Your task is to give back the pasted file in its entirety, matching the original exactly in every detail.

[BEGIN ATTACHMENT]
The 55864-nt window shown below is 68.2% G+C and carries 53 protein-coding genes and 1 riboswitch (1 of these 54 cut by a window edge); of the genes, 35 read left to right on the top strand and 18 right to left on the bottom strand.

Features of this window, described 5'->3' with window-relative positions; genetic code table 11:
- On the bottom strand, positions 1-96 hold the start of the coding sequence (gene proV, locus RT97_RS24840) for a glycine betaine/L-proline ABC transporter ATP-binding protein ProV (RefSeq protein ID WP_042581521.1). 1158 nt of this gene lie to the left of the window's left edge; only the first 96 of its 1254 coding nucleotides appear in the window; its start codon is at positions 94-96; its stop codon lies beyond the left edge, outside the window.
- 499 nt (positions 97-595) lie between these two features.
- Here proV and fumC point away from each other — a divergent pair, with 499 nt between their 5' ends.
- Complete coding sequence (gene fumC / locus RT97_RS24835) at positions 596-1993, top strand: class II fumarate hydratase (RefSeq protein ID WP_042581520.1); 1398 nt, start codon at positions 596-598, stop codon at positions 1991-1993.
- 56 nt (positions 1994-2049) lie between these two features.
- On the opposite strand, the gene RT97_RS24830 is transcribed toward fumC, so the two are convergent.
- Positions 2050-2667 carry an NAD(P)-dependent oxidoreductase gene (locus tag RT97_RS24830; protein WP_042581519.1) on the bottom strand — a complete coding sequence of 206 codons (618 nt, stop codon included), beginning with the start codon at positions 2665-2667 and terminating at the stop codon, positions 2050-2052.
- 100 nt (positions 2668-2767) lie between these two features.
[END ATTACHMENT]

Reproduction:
The 55864-nt window shown below is 68.2% G+C and carries 53 protein-coding genes and 1 riboswitch (1 of these 54 cut by a window edge); of the genes, 35 read left to right on the top strand and 18 right to left on the bottom strand.

Features of this window, described 5'->3' with window-relative positions; genetic code table 11:
- On the bottom strand, positions 1-96 hold the start of the coding sequence (gene proV, locus RT97_RS24840) for a glycine betaine/L-proline ABC transporter ATP-binding protein ProV (RefSeq protein ID WP_042581521.1). 1158 nt of this gene lie to the left of the window's left edge; only the first 96 of its 1254 coding nucleotides appear in the window; its start codon is at positions 94-96; its stop codon lies beyond the left edge, outside the window.
- 499 nt (positions 97-595) lie between these two features.
- Here proV and fumC point away from each other — a divergent pair, with 499 nt between their 5' ends.
- Complete coding sequence (gene fumC / locus RT97_RS24835) at positions 596-1993, top strand: class II fumarate hydratase (RefSeq protein ID WP_042581520.1); 1398 nt, start codon at positions 596-598, stop codon at positions 1991-1993.
- 56 nt (positions 1994-2049) lie between these two features.
- On the opposite strand, the gene RT97_RS24830 is transcribed toward fumC, so the two are convergent.
- Positions 2050-2667 carry an NAD(P)-dependent oxidoreductase gene (locus tag RT97_RS24830; protein WP_042581519.1) on the bottom strand — a complete coding sequence of 206 codons (618 nt, stop codon included), beginning with the start codon at positions 2665-2667 and terminating at the stop codon, positions 2050-2052.
- 100 nt (positions 2668-2767) lie between these two features.